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Khronos Launches 3D Commerce Viewer Certificate Program

3D viewers are critical to success in the display of virtual products—new Khronos standard will boost consumer adoption and confidence.


The Khronos Group, the industry organization behind such 3D standards as OpenGL and WebGL, have announced today a new 3D Commerce Viewer Certificate Program. The program is aimed at delivering consistent display of virtual products across multiple platforms in the world of online and app-based e-commerce where 3D models with engaging interaction take the place of photographs of physical sample products alone.

Consistent Retail Experiences

3D Viewers are software engines that enable e-commerce shoppers to display and interact with 3D models of products under consideration. They are already common in many online retail stores and used by industry giants like IKEA. However, inconsistency in the display of models across 3D viewers has been a major source of frustration and lowers end-user adoption and trust by the consumer.

Key Takeaways:  When consumers trust 3D models for their accuracy it is driving up purchases and lowering returns. This certification standard is built on the Khronos’ glTF 2.0 standard for 3D models. 

The Viewer Certification Program enables 3D viewers across the industry to demonstrate they can accurately and consistently display 3D products. This is a critical next step in the industry and prepares the way for reliable 3D and AR-powered shopping across multiple platforms and devices.

Big brands are onboard with this program, including Amazon, Babylon.js, CGTrader, Emersya, Epic Games (Unreal Engine), Facebook (SparkAR), Google (model and scene viewers), Samsung (browser on Android), SketchFab, Unity, and UX3D (Gestaltor). All of these brands have begun certifying their viewers under this new program.

3D Viewer

The same 3D chair displayed in four uncertified viewers. (courtesy of Wayfair).

Prior to the adoption of this program, when artists and brands created digital assets of their products, they had no assurance that they would appear consistently on different platforms. A piece of furniture, for example, previously might have appeared differently across multiple uncertified viewers (see image above). Even with identical viewer settings, a chair might have looked very different in an e-commerce product listing versus a digital ad using a different viewer.

3D Commerce Working Group

The Khronos Group’s 3D Commerce Working Group has been striving to solve this and other problems slowing the growth of 3D in retail. The Working Group’s diverse membership includes in-house content creators at major brands like IKEA, Amazon and Wayfair; 3D ecosystem and platform developers like Google, Microsoft, Adobe, Facebook, Samsung and Autodesk; and hardware manufacturers like Sony, Intel, NVIDIA, and AMD. They recognize that the solution is to promote not one particular viewer, but to enable consistent performance across all of them.

“When artists spend time perfecting a model for use in one viewer, it is both frustrating and inefficient to have to go back and edit it to display properly in every different viewer. In order for us to create an ecosystem of shared assets, artists need a common target,” says Ashleigh Miller, 3D program manager for Amazon and co-chair for Khronos Group’s Viewer Certification Task Sub Group. “Developers need to be free to choose the right viewer for their application, but artists should also have an expectation that their work is going to look as it’s supposed to.”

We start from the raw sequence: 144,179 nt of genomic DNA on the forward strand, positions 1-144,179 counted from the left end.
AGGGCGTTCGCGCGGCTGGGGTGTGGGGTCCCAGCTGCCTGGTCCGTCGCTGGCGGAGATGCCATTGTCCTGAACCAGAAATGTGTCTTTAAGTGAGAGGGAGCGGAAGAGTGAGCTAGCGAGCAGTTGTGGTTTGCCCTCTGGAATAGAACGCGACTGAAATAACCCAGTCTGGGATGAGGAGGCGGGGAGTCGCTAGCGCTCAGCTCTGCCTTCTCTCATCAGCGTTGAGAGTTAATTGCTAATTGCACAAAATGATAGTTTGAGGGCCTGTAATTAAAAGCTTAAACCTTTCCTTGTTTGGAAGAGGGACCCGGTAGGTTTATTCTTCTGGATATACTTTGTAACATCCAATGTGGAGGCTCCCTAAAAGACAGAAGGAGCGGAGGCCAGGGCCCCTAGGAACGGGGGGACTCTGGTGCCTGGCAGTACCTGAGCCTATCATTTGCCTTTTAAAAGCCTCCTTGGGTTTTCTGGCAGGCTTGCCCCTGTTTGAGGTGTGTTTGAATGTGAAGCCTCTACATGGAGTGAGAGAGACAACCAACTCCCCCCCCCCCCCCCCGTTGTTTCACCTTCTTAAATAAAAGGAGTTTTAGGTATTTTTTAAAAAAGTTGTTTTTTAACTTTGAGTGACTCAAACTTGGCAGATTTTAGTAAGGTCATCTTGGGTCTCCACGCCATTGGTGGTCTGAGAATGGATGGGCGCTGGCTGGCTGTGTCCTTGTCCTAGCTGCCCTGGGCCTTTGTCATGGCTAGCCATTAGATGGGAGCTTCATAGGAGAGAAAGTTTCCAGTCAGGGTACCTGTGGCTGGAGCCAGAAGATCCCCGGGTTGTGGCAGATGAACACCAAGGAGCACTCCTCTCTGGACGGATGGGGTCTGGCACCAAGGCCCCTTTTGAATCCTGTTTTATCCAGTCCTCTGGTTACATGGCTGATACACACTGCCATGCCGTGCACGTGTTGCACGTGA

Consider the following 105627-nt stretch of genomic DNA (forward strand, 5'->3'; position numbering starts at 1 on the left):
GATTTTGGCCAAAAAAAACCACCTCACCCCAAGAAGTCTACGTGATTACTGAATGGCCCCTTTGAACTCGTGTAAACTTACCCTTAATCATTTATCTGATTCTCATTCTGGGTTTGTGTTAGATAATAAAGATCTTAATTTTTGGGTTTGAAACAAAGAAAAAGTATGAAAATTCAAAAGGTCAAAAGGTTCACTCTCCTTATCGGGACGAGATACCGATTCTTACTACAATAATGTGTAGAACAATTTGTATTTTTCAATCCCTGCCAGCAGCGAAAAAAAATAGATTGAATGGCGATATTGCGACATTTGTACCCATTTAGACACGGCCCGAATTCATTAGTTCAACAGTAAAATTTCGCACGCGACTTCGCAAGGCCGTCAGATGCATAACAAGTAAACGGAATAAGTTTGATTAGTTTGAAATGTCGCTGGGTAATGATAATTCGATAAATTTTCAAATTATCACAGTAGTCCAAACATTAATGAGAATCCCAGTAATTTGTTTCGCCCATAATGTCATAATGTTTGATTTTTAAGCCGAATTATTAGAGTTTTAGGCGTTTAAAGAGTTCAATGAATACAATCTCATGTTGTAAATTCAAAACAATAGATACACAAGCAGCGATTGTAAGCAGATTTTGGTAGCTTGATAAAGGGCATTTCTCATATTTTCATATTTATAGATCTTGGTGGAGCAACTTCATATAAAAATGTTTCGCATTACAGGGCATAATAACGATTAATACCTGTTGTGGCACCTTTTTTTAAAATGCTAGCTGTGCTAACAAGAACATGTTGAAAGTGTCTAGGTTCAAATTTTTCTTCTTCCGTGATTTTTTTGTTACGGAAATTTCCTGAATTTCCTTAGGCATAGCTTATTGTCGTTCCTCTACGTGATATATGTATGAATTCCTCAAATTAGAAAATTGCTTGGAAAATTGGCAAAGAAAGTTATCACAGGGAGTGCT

“The moment an asset leaves the boundaries of a controlled first-party ecosystem – say from a View-In-Room experience on a known OS on a known set of devices, to running in a 3D product ad on an unfamiliar OS on an unfamiliar device – you have had little control over how it looks,” says Shrenik Sadalgi, 3D Commerce Working Group chair and director of R&D / Wayfair Next at Wayfair. “3D virtual products are beginning to accompany every product listing, together with the traditional 2D images. It’s imperative that we give content creators an assurance of viewing accuracy inside the 3D Commerce certified ecosystem, and enable consumers to experience a product in a consistent manner. With the 3D Commerce Viewer Certification Program, we’re one step closer to expanding the ubiquity of 3D virtual products and helping make 3D more pervasive as a medium.”

Certification Process

The Khronos 3D Commerce Viewer Certification Program is open to any organization that wishes to certify that their viewers are capable of accurately displaying 3D assets used in ecommerce. In order to become certified, vendors must demonstrate that a 3D asset will look the same in their viewer versus another certified viewer. Potential Certificants use a publicly available test package containing glTF assets to generate test images. The Khronos 3D Commerce Working Group reviews these images, using the Khronos glTF Sample Viewer as a baseline. Organizations sign a Certification Agreement and pay an annual Certification Program Fee ($1,500 for Khronos members, $2,500 for non-members) to make an unlimited number of submissions.

Successfully reviewed submissions and viewers will be added to a public Certification Registry. Certificants can use the 3D Commerce Certified trademark in association with their certified viewers. The Khronos Group is calling upon viewer and tool vendors across the 3D ecosystem to join the growing list of organizations in the pipeline to be certified.

“The more vendors that opt into viewer certification by Khronos, the more possibilities will open up for 3D assets,” says Leonard Daly, Viewer Certification Task Sub Group co-chair. “Brands and application developers will be able to adopt certified viewers with confidence, knowing that they’ll be able to bring in assets from a variety of different sources and have them perform as expected. We’ll be able to break out of this norm of having to custom-build everything, which will lower barriers to entry for all kinds of high-volume 3D use cases.”